This may be the most beautiful book you’ll ever read, and that’s not just my opinion, its official. The book, along with another of Schalansky’s works (An Atlas of remote Islands) has won the prize for ‘the most beautiful German book’. It’s also no wonder that the book is aesthetically pleasing as it is, as Schalansky is also a book designer, as well as an author.
In this novel, we become accustomed with a high-school biology teacher who works her class as an army officer would, regimented and strict. Her approach is clear with every word of the page. However you can also see a softer side that peeks through the stern exterior. The thing that stood out for me was not only the appearance of the book itself, but also the way that the sentences are physically structured- short and sharp and often to the point.
Her philosophy is apparent from the off, only the strong survive…’survival of the fittest’. The issue is that because of her teaching (and living) style she is unaware of the downward spiral of one of her pupils. Other than this, there isn’t really a strong narrative, yet that is obviously what Schalansky is aiming for. If you read ‘Stoner’ by John Williams, and enjoyed it, then you’ll enjoy this also. The similarity between the two is that the focus is on one individual, living their life apparently unaware of their exact surroundings, plodding through life with no sense of ending.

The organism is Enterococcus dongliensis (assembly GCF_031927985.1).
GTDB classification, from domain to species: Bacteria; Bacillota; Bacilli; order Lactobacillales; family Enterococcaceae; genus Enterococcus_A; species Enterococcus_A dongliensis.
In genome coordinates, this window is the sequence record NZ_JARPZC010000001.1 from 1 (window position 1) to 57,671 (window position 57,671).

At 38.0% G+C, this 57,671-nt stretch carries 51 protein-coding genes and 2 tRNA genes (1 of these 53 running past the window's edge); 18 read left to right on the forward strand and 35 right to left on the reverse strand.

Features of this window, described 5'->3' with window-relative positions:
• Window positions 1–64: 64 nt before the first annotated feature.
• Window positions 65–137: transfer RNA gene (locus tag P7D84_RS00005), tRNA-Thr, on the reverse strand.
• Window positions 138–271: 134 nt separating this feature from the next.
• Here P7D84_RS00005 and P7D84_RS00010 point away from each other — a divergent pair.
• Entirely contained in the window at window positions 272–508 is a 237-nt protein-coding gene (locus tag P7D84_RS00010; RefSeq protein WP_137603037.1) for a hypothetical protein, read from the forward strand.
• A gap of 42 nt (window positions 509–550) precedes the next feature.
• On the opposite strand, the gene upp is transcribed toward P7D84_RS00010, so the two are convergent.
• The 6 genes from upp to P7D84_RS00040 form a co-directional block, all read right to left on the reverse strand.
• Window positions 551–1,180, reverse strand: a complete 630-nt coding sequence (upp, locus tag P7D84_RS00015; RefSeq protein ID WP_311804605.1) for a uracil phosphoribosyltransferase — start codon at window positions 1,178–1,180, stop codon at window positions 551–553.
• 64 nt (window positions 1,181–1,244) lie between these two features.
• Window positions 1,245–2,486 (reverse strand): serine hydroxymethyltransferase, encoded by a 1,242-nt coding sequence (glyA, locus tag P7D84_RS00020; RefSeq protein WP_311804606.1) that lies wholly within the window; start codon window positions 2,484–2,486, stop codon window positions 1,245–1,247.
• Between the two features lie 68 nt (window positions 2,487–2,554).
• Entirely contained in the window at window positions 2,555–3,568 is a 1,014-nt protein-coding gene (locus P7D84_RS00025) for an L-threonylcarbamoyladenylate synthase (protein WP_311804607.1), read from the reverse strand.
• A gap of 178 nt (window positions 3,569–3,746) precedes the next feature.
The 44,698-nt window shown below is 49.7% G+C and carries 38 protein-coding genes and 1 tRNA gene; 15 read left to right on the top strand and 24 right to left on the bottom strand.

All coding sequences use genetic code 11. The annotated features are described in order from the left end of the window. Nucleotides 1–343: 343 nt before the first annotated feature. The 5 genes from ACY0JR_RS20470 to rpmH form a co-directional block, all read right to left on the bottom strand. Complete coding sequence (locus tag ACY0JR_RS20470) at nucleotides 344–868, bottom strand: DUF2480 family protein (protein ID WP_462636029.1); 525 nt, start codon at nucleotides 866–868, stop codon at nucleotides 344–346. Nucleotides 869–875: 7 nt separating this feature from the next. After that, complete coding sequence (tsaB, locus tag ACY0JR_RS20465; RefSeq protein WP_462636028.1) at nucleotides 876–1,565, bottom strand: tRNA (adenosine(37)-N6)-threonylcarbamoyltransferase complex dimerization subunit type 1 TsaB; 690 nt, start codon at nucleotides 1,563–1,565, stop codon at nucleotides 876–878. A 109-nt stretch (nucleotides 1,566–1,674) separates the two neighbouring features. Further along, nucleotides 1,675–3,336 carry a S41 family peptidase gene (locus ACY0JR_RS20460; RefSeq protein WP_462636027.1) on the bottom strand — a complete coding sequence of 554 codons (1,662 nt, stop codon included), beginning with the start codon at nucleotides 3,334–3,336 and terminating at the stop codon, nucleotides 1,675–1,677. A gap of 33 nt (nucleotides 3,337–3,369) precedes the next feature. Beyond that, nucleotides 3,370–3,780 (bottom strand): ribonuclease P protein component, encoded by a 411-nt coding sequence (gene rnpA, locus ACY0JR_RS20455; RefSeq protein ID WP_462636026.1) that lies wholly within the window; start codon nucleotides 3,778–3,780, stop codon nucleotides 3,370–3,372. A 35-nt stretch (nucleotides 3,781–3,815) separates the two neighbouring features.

The copy I read of this was the same as the final print copy (now available in ‘all good bookshops’), which is not your conventional piece of fiction. Styled to look somewhat like a textbook / academic science book, it comes complete with scientific drawings in the place of chapter headings. Just brilliant to look and also brilliant to read.
Buy from Waterstones.com
Hardback and eBook are out now from Bloomsbury Books.